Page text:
95. Thus, considering the fact that any law to remain constitutionally valid, in our humble view, must confirm to the principles of natural justice in both the situations i.e., whether codified or uncodified. The violations of principles of natural justice results in arbitrariness, therefore violation of principles of natural justice is a violation of equality clause of Article 14. Further, the concept of substantive and procedural due process as incorporated in Article 21, the fairness of approach/ activity which is one of the most significant principles of natural justice, is also made part of Article 21. Thus, any foul play or unfair approach would also result into violation of Article 21. Apart from this, it has also been held in a catena of decisions that principles of natural justice have also got independent existence and applicability in addition to what is stated in Article 14, 19, 20, 21 & 22 to the Constitution of India. Some of the major functions and purposes of law are include delivery of justice, resolution of conflicts bringing orderly change through law and social reforms and these objectives are also part of IBC, 2016 and principles of natural justice are used to fill the gaps which may exist in statute as the legislature cannot be expected to provide for all situations which may arise in future. As we know that Insolvency and Bankruptcy Code has been recently brought in and several experimentations are happening because many issues which were not anticipated or could not be foreseen arise on day to day basis. In this background it becomes more imperative to be guided by the principles of natural justice in achieving the aims and objects of IBC, 2016. The standing committee of finance of parliament in its 32nd report has also taken note of the fact of arbitrary exercise of powers by CoC due to lack of specific regulations/ guidelines within which CoC has to act. Thus, the intent of the standing committee of finance of parliament is very clear that except principle of Nemo judex in causa sua in the constitution of CoC and specific provisions for distribution of assets/ money amongst various stakeholders, uncodified principles of natural justice are inherently applicable to all such proceedings and there is a need of codification of such principles. Thus, in our view, what is otherwise applicable to proceedings under IBC, 2016 as per judicially accepted/ applicable rules of conduct of a statutory body like CoC may now be made part of statute itself. We may further say that even if, for any reason, such code of conduct is not made part of IBC, 2016, even then principles of natural justice remain applicable on the basis of scheme of the IBC, 2016, recommendations made by BLRC in 2015 as part of public policy and being fundamental policy of Indian Law. It may not be out of place to mention here that we could have decided the aspect of applicability of principles of natural justice merely on the basis of such report, discussion paper and scheme of IBC, 2016 itself still we thought it fit to discuss various aspects of principles of natural justice and judicial view thereon to dispel the doubts in the minds of members of CoC that this institution is not subject to any scrutiny on the mistaken belief that their commercial wisdom is supreme in all situations irrespective of its arbitrary or unreasonable approach. This was never a position and that is why the Hon’ble Supreme Court in para 46 in the case of “Committee of Creditors of Essar Steel India Limited through Authorized Signatory v/s Satish Kumar Gupta & Ors. in Civil Appeal No.8766-67 of 2019”, held that the preamble to the IBC was a guiding force for the conduct of CoC and the Adjudicating Authority had the power of limited judicial review to see that the principles/objects of IBC, 2016 as enshrined in preamble to the IBC, 2016 are complied with. Thus, such objects have been considered as law in force. It is further noted that such objects are based upon principles of natural justice i.e., fair play, unbiased approach, good conscience etc. Thus, taking cue from these observations, we have no hesitation in stating that principles of natural justice have to be considered as having force of law within the meaning of Section 30(2)(e) of IBC and any violation thereof the process/procedure adopted while approving the resolution plan, then such resolution plan can be rejected or sent back for reconsideration by CoC in accordance with the provisions of law. For ready reference, such findings/ observations of the Hon’ble Supreme Court are reproduced as under: –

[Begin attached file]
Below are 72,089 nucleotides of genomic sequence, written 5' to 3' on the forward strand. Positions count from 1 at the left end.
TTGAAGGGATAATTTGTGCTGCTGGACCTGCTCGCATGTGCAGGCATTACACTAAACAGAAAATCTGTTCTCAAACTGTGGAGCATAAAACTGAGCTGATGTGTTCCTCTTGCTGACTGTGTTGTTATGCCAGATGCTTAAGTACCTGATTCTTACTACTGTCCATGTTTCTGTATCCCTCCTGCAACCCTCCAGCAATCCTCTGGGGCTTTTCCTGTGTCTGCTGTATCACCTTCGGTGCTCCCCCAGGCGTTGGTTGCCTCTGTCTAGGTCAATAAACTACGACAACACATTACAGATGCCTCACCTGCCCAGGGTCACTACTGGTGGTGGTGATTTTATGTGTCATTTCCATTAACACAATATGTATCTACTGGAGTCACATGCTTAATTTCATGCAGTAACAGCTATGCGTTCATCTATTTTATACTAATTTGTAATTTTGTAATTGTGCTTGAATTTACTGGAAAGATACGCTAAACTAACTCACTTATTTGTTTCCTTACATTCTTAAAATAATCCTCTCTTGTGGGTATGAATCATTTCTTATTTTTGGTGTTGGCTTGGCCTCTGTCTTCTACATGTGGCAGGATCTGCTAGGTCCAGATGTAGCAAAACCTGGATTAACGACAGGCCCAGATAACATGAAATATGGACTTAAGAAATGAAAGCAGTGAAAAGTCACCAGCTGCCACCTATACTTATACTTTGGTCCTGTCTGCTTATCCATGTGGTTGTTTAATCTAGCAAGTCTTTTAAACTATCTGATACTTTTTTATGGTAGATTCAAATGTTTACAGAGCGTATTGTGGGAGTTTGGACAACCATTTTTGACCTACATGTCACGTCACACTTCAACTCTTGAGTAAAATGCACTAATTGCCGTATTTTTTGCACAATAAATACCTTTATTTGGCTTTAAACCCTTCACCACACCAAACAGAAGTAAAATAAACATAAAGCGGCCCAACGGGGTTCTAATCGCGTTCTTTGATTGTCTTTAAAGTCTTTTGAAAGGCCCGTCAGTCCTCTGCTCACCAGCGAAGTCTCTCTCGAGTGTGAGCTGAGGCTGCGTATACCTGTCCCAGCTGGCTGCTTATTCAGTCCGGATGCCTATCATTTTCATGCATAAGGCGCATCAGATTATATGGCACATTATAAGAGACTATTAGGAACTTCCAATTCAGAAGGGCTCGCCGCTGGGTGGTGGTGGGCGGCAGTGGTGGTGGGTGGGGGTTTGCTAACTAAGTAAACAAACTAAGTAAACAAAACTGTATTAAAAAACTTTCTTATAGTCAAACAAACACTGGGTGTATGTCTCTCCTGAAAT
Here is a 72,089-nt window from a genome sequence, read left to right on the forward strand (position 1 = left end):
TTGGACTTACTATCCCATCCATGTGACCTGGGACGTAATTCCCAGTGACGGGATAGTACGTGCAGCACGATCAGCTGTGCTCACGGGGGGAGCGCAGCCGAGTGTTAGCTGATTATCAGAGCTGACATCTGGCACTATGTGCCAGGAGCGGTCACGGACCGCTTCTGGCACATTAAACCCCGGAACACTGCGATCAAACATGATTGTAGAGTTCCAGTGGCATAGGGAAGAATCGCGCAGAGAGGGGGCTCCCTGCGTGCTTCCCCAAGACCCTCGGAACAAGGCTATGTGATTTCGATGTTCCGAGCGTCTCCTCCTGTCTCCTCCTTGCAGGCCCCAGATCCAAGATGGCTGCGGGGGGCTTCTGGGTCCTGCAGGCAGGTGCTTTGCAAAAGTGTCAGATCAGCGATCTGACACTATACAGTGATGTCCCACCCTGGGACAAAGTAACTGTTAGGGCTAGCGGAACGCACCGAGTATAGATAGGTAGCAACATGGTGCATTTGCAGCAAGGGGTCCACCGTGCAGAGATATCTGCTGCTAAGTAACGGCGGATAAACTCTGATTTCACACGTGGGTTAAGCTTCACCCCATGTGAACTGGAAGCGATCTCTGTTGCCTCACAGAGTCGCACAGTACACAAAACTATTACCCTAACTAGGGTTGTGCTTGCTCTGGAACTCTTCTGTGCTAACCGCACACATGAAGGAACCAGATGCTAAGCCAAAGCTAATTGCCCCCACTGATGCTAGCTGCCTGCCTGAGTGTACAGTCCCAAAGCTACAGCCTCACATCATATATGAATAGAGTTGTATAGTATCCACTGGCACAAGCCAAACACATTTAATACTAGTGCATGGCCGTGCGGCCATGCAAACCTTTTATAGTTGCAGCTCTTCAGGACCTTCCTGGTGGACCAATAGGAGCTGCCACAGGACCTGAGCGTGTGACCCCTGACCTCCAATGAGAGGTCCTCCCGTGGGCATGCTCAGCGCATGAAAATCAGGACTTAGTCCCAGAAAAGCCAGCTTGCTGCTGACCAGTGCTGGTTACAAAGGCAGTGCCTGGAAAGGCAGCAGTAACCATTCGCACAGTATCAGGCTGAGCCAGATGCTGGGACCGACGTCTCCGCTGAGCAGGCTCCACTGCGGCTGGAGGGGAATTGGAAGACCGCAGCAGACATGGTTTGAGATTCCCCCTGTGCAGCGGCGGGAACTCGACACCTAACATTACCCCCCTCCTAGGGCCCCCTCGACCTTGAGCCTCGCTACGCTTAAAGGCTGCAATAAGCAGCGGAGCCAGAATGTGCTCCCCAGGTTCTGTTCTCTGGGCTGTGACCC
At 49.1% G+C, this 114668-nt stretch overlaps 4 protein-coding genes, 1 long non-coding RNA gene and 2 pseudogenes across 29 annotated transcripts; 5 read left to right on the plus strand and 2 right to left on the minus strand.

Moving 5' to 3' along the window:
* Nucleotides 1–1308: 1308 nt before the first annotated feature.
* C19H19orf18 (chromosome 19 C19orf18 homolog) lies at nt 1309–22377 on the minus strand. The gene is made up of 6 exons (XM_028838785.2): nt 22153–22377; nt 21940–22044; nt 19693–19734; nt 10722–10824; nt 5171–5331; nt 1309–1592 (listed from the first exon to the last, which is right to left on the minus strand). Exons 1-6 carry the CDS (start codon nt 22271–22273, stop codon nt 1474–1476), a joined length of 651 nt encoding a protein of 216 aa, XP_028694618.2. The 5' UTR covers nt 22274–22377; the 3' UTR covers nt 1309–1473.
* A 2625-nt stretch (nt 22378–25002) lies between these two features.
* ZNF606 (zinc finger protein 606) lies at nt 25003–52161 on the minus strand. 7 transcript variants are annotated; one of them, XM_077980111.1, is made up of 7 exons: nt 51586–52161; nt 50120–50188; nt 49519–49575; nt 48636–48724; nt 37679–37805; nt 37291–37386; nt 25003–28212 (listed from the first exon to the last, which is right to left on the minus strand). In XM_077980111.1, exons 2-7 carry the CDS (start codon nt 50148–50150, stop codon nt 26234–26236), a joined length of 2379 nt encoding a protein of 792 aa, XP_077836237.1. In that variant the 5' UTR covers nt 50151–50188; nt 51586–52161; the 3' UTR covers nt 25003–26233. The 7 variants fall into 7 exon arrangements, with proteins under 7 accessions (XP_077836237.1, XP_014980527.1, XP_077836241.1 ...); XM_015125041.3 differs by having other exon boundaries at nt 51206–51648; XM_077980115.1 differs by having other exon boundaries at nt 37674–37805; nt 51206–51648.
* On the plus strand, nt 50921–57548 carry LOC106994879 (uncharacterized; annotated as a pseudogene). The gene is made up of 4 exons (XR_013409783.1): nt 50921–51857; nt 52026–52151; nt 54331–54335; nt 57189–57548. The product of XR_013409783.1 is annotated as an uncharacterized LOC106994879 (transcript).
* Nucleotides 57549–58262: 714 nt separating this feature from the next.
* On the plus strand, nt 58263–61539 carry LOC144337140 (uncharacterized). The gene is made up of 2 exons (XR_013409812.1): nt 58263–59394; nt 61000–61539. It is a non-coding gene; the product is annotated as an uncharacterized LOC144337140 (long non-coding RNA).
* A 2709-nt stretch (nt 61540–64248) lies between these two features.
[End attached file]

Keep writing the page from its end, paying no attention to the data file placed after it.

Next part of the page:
46. “This is the reason why Regulation 38(1A) speaks of a resolution plan including a statement as to how it has dealt with the interests of all stakeholders, including operational creditors of the corporate debtor. Regulation 38(1) also states that the amount due to operational creditors under a resolution plan shall be given priority in payment over financial creditors. If nothing is to be paid to operational creditors, the minimum, being liquidation value – which in most cases would amount to nil after secured creditors have been paid – would certainly not balance the interest of all stakeholders or maximize the value of assets of a corporate debtor if it becomes impossible to continue running its business as a going concern. Thus, it is clear that when the Committee of Creditors exercises its commercial wisdom to arrive at a business decision to revive the corporate debtor, it must necessarily take into account these key features of the Code before it arrives at a commercial decision to pay off the dues of financial and operational creditors. There is no doubt whatsoever that the ultimate discretion of what to pay and how much to pay each class or subclass of creditors is with the Committee of Creditors, but, the decision of such Committee must reflect the fact that it has taken into account maximizing the value of the assets of the corporate debtor and the fact that it has adequately balanced the interests of all stakeholders including operational creditors. This being the case, judicial review of the Adjudicating Authority that the resolution plan as approved by the Committee of Creditors has met the requirements referred to in Section 30(2) would include judicial review that is mentioned in Section 30(2)(e), as the provisions of the Code are also provisions of law for the time being in force. Thus, while the Adjudicating Authority cannot interfere on merits with the commercial decision taken by the Committee of Creditors, the limited judicial review available is to see that the Committee of Creditors has taken into account the fact that the corporate debtor needs to keep going as a going concern during the insolvency resolution process; that it needs to maximize the value of its assets; and that the interests of all stakeholders including operational creditors has been taken care of. If the Adjudicating Authority finds, on a given set of facts, that the aforesaid parameters have not been kept in view, it may send a resolution plan back to the Committee of Creditors to re-submit such plan after satisfying the aforesaid parameters. The reasons given by the Committee of Creditors while approving a resolution plan may thus be looked at by the Adjudicating Authority only from this point of view, and once it is satisfied that the Committee of Creditors has paid attention to these key features, it must then pass the resolution plan, other things being equal.